US4729366A (en) 1984-12-04 1988-03-08 Medical Devices Group, Inc. Implantable hearing aid and method of improving hearing
US4696287A (en) 1985-02-26 1987-09-29 Hortmann Gmbh Transmission system for implanted hearing aids
DE3508830A1 (en) 1985-03-13 1986-09-18 Bosch Gmbh Robert Hearing aid
US4776322A (en) 1985-05-22 1988-10-11 Xomed, Inc. Implantable electromagnetic middle-ear bone-conduction hearing aid device
US4606329A (en) 1985-05-22 1986-08-19 Xomed, Inc. Implantable electromagnetic middle-ear bone-conduction hearing aid device
US5015225A (en) 1985-05-22 1991-05-14 Xomed, Inc. Implantable electromagnetic middle-ear bone-conduction hearing aid device
US4782818A (en) 1986-01-23 1988-11-08 Kei Mori Endoscope for guiding radiation light rays for use in medical treatment
US4948855A (en) 1986-02-06 1990-08-14 Progressive Chemical Research, Ltd. Comfortable, oxygen permeable contact lenses and the manufacture thereof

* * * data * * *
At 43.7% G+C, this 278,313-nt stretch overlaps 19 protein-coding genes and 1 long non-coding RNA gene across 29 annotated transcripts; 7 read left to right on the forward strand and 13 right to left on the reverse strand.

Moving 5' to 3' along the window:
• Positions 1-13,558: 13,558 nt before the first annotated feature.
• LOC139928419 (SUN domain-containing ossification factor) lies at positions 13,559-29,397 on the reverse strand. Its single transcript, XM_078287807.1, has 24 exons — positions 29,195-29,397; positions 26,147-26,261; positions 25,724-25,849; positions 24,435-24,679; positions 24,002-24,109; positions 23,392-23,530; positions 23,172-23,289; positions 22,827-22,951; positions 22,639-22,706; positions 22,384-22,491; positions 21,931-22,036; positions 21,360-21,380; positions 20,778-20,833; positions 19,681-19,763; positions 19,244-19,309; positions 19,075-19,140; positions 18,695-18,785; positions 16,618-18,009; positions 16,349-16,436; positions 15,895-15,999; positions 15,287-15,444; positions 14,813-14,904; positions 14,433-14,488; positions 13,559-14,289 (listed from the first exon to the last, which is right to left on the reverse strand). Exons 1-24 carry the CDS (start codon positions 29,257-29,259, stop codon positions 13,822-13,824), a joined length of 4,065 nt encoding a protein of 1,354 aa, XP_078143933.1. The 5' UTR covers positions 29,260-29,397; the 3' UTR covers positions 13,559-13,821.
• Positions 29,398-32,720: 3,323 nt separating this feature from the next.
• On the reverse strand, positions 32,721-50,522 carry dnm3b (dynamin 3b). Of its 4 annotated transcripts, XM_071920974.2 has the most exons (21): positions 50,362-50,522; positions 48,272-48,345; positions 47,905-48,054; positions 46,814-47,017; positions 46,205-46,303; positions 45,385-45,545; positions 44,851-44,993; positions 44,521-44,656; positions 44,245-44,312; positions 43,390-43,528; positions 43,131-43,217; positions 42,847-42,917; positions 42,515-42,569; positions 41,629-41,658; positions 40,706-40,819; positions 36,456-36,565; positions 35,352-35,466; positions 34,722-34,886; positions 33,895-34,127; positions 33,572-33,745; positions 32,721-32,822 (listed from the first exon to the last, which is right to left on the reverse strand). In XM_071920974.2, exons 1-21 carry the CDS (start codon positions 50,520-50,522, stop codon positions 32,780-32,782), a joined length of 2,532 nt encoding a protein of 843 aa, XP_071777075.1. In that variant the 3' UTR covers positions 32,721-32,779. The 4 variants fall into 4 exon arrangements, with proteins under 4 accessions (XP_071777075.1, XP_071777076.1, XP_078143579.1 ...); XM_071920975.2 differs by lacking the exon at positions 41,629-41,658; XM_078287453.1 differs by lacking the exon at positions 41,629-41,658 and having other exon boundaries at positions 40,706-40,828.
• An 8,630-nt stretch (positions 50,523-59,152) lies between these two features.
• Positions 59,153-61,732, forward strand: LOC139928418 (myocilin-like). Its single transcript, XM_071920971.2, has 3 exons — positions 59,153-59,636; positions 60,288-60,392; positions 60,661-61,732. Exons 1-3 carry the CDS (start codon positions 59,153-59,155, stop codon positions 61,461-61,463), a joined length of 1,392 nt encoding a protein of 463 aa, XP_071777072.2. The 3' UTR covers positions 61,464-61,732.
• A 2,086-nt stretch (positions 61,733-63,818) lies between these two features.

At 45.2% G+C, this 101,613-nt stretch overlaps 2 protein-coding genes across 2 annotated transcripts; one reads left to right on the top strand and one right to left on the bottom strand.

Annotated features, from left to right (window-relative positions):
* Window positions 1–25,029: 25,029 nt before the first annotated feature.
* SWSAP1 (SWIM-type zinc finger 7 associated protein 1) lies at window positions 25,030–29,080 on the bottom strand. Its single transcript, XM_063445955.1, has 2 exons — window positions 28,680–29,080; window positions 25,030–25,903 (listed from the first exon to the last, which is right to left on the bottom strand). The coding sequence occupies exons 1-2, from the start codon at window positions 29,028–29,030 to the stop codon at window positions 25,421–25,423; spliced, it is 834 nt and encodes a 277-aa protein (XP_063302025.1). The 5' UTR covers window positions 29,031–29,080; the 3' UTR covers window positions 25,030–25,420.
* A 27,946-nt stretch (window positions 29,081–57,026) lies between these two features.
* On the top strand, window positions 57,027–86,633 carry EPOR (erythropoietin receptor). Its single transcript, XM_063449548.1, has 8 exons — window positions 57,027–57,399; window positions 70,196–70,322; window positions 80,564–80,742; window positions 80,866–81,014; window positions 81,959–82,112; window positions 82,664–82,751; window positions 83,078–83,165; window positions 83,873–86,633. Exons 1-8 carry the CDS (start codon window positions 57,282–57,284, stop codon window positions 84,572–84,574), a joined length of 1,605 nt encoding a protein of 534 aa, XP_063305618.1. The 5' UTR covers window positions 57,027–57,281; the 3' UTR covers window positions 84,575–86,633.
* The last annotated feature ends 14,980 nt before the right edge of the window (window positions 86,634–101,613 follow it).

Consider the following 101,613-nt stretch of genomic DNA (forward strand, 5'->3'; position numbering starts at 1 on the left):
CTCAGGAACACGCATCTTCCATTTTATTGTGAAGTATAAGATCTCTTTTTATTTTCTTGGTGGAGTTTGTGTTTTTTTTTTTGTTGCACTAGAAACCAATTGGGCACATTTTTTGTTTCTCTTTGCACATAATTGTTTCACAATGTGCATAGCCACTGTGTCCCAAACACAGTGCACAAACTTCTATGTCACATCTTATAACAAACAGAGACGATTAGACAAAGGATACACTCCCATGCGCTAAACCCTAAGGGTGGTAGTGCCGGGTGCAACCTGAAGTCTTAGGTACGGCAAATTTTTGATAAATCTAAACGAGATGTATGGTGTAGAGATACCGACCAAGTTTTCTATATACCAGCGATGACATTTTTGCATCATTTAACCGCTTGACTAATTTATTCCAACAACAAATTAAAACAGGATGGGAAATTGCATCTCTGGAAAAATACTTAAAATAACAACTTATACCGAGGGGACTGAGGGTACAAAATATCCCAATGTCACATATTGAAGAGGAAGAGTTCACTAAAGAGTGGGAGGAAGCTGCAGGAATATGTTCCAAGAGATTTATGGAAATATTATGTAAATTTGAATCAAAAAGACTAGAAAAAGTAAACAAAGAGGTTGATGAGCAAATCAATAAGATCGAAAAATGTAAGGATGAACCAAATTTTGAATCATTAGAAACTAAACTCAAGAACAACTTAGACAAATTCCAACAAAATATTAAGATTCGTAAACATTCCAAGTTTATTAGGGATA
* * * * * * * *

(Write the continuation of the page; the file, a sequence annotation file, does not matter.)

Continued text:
EP0242038A2 (en) 1986-03-07 1987-10-21 SMITH & NEPHEW RICHARDS, INC. Magnetic induction hearing aid
US4840178A (en) 1986-03-07 1989-06-20 Richards Metal Company Magnet for installation in the middle ear
US4817607A (en) 1986-03-07 1989-04-04 Richards Medical Company Magnetic ossicular replacement prosthesis
US4800884A (en) 1986-03-07 1989-01-31 Richards Medical Company Magnetic induction hearing aid
US4742499A (en) 1986-06-13 1988-05-03 Image Acoustics, Inc. Flextensional transducer
US4932405A (en) 1986-08-08 1990-06-12 Antwerp Bionic Systems N.V. System of stimulating at least one nerve and/or muscle fibre
US4766607A (en) 1987-03-30 1988-08-23 Feldman Nathan W Method of improving the sensitivity of the earphone of an optical telephone and earphone so improved
US4865035A (en) 1987-04-07 1989-09-12 Kei Mori Light ray radiation device for use in the medical treatment of the ear